ATED / SDLT and the 2014 Budget – What does it really mean ?

I was reminded of how complex tax law is almost immediately after the recent UK budget announcements.
 
There are invariably winners and losers from overly complex tax law, on one hand it makes it harder for tax avoidance but equally can be disruptive for taxpayers in general and makes it very hard to assess a fair amount of tax.
 
In the middle of the various budget documents were announcements regarding the changes to the enveloping charge or ATED for short. These include not only a lowering of the threshold at which the ATED charge bites, to £500,000 but also to the application of the 15% Stamp Duty Land Tax rate to properties affected by these changes.
 
What are the ATED changes and when do they come into effect?
 
As the law stands now the ATED charge only applies to properties worth in excess of £2m.
 
From 1 April 2015 the ATED charge will be applied to properties worth more than £1m. The annual charge for properties worth between £1m and £2m will be £7,000.
 
From 1 April 2016 the ATED charge will be applied to properties worth more than £500,000. The charge for properties worth between £500,000 and £1m will be £3,500.
 
Perhaps the changes indicate that the amount of money raised from the ATED charge was simply not enough. Reducing the levels at which a tax is charged naturally widens the tax base and increases tax yields.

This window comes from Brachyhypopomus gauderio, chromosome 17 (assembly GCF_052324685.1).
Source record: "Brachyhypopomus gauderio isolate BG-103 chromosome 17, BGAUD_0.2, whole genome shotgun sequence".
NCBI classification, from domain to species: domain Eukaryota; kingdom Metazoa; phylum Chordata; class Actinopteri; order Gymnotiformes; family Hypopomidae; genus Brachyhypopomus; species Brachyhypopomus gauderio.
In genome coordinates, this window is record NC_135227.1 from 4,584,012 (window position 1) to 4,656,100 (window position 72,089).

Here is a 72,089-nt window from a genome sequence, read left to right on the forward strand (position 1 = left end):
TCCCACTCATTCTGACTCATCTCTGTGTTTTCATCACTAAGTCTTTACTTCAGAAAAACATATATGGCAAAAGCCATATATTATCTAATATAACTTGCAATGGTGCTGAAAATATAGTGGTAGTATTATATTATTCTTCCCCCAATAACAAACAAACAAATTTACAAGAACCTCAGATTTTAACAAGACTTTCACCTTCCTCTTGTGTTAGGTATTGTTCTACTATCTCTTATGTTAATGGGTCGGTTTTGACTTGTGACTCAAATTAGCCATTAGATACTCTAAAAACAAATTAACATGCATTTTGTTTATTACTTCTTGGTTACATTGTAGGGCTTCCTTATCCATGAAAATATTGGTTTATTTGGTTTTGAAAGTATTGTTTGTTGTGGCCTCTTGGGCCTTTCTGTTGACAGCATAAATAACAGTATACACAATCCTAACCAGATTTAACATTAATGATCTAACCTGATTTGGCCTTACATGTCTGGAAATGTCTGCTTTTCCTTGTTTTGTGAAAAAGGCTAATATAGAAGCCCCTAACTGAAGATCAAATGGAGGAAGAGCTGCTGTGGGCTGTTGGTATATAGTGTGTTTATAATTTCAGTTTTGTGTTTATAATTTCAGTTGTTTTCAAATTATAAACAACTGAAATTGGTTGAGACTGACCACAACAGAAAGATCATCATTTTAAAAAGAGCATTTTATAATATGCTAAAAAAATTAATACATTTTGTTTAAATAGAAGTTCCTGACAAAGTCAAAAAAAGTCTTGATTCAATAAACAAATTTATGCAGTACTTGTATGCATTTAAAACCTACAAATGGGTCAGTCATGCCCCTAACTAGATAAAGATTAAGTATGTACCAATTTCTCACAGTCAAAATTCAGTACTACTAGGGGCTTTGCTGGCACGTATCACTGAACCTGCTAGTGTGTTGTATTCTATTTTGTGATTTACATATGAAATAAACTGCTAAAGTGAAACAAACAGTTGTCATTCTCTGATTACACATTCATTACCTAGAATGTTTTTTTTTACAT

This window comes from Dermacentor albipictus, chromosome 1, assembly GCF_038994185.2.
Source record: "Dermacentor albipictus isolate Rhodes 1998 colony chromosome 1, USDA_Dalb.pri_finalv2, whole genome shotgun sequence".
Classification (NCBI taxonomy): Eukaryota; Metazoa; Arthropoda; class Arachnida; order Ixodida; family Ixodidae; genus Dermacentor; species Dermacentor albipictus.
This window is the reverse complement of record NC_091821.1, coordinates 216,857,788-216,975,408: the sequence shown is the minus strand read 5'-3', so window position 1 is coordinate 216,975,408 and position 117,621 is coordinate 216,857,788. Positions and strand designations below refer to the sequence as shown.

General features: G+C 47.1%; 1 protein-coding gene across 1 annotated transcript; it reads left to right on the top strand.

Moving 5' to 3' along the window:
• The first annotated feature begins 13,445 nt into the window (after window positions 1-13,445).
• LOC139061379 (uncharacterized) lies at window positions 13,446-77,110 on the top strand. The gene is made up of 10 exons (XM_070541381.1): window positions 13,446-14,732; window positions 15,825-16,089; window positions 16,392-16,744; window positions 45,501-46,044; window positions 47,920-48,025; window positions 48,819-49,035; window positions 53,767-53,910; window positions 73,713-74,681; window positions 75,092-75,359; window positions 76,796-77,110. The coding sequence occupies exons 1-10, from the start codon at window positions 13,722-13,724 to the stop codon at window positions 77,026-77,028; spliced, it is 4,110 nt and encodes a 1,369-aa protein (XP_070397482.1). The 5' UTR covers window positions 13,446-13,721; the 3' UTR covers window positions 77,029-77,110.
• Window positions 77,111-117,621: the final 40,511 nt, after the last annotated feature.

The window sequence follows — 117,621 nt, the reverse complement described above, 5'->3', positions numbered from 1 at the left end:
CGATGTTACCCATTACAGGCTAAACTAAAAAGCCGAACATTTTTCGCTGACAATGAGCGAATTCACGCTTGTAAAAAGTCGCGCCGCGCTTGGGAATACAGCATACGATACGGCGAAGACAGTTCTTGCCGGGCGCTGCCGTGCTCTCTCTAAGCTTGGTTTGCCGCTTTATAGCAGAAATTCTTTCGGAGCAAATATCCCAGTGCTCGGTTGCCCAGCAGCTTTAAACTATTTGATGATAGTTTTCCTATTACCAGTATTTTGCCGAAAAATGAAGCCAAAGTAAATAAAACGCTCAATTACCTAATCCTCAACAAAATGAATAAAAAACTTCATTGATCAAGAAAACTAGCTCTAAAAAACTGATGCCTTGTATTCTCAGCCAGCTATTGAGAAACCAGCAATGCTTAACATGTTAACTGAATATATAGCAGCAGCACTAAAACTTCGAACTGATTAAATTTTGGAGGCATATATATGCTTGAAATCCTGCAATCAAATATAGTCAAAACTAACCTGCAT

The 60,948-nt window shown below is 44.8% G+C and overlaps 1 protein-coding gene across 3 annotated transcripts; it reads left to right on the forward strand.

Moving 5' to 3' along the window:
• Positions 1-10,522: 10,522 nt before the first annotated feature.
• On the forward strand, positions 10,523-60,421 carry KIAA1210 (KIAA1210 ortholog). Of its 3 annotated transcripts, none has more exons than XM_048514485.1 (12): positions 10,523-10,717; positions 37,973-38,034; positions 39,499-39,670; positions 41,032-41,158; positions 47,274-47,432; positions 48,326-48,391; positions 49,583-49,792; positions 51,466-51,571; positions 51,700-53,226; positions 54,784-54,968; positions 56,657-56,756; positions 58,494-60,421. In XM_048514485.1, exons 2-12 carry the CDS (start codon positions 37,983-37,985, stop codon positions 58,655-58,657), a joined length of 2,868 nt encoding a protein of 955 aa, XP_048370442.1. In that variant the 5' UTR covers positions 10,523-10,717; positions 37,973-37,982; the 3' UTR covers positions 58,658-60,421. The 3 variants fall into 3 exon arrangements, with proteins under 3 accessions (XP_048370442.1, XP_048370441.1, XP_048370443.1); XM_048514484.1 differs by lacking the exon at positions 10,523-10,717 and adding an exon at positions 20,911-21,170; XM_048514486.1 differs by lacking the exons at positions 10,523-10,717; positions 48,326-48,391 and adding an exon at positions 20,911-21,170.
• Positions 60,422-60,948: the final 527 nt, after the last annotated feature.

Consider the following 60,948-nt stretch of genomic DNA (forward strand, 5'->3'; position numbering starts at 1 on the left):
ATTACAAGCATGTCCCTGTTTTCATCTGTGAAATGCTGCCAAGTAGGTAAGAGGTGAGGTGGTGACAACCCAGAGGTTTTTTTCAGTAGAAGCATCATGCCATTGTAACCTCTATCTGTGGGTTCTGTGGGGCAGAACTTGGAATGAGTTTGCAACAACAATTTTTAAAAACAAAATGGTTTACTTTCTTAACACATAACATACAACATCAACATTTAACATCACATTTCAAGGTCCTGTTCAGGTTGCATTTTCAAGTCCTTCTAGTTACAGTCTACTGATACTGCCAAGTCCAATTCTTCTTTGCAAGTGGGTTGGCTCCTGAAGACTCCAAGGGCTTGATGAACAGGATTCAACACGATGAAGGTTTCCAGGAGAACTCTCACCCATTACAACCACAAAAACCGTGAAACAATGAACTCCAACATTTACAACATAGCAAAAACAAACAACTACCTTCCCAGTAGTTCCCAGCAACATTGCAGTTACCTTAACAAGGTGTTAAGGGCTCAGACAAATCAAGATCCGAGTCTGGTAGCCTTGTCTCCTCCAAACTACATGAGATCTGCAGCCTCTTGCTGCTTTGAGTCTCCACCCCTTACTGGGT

The property value thresholds are not subject to any inflation adjustments so as the price of housing stock increases in time so the greater numbers of properties there will be that are caught by these changes.
 
This leads to a conclusion that what was originally classed as high value properties for ATED purposes is steadily being reduced to what many would consider to be average house prices for the greater London area. If house price inflation is assumed at 15% per annum then a property worth £500,000 in April 2016 may only be worth just under £380,000 today.
 
This will mean that there will be far more properties subject to ATED from April 2015. In some cases there may well not be immediate funds available to pay the ATED charge which will present its own challenges!
 
15% SDLT rate
The 15% rate was also extended from the day after budget day to certain residential properties bought by non-natural persons, ie companies, for more than £500,000.
 
We have already seen evidence of concerns that the 15% rate applied to all properties acquired by companies from the day after budget date and this could have led to some purchases being aborted. It has since been clarified that properties acquired for letting should not be subject to the 15% rate; the existing exemptions for genuine businesses are expected to remain which will be crucial for corporate acquisitions of property.
 
photo credit: Outlaw_Pete via photopin cc

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